threading – I/O^CPU intensive

See also — [[linux sys programming]] has an one-pager on this topic.
This is a common topic in IV and in the literature. HSBC market data + algo trading IV 2017 also touched on this.
IO-intensive – may scale up to hundreds of threads, even with just 4 cores. Each thread handles some I/O channel or connection.
eg(?): network server
eg: GUI – multiple threads could be waiting for disk or user input
CPU-intensive on multi-core machines – don’t need too many threads, but single-thread is non-optimal. Each core is effectively dedicated to a single thread.

software dev is a 10x profession

In software projects, one lead developer can replace 10 mediocre developers. Many successful products/solutions/tools are the elegant creations of single alpha geeks.

Look at building architects. One key person to control and influence most of the key areas of a construction project, involving hundreds of workers.

Look at car designers, phone designers.

Now contrast restaurant managers. A good manager can’t replace 10 average employees.

Also contrast accountants. No 10x individuals.

Also contrast teachers.

Exception.getSuppressed()

In c++, dtor should never throw. During stack unwinding due to an escalating exception, every object constructed on the stack would go through their destructors (in the exact reverse order of construction). If one of the destructors throws a new exception, there’s a dilemma with the two exceptions both yet to be caught. C++ standards designate that situation as undefined behavior.

https://docs.oracle.com/javase/7/docs/api/java/lang/Throwable.html#addSuppressed(java.lang.Throwable) contrasts two situations

  • AA) one exception causing another. so the Throwable.initCause() reveals the original. This is supported for a long time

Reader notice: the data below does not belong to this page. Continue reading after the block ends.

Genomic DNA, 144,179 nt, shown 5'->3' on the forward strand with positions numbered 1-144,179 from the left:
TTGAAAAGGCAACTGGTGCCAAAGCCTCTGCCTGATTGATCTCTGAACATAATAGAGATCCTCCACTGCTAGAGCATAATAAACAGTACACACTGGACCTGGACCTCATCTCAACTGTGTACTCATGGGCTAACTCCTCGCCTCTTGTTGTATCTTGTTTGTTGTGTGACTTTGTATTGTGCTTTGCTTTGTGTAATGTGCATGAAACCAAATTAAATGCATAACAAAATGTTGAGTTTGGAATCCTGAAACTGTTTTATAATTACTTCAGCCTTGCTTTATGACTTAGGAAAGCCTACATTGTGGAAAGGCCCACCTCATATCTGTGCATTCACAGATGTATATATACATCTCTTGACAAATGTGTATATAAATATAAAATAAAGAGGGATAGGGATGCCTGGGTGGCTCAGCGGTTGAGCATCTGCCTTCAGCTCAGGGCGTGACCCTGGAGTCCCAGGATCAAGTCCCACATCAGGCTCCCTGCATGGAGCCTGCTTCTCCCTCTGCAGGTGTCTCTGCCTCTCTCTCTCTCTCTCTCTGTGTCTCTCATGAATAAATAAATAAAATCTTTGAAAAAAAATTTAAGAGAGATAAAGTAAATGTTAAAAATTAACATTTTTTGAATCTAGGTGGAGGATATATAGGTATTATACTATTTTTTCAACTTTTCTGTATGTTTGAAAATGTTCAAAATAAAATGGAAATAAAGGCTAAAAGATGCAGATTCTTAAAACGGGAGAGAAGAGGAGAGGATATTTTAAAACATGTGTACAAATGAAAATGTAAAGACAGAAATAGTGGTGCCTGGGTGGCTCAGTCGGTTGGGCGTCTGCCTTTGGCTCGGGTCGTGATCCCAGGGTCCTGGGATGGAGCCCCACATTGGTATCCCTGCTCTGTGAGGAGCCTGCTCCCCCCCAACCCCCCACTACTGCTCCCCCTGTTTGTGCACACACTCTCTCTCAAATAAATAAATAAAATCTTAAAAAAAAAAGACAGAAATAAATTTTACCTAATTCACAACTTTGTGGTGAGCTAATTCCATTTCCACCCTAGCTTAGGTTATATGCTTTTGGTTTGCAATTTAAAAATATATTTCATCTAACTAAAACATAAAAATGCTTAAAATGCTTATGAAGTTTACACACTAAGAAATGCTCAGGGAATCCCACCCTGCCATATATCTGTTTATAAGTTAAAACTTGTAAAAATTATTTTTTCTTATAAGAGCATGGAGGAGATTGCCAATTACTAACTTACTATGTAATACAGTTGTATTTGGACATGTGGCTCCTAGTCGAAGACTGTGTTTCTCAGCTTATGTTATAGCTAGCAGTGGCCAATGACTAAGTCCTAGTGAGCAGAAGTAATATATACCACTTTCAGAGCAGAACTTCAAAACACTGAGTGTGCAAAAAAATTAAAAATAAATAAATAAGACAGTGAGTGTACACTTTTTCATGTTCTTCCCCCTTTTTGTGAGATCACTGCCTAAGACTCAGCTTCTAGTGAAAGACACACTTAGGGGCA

• BB) two unrelated exceptions
    • BB1 try-with
    • BB2 bulk operations. Very rare.

https://stackoverflow.com/questions/8946661/jdk-1-7-throwable-addsuppressed-method has sample code to illustrate BB2 and BB1

According to [[java SE 8 for the really impatient]] P181, an exception thrown in a finally block would simply wipe out the original exception.

With the try-with-resources, the BB situation becomes more serious. Therefore, Suppressed exception is a general solution — The secondary exception is attached to the original, primary exception, as a suppressed exception.

Another, similar situation is a throw in a catch block like

try{…
}catch( Exception ex){
throw new IllegalArgumentException(); //ignore ex but ex object is not lost. It’s still included in stack trace
}

fastest muscle-growth=b4/af job changes]U.S.

I now recall that my muscle-building and, to a lesser extent, zbs growth are clearly fastest in the 3 months around each job change. I get frequent interviews and positive feedback. This is a key (subconscious) reason why I prefer contracting even at a lower salary. I get the kick each time I change job.

My blogging activity shows the growth…

  • #1 factor … positive feedback from real offers from good companies.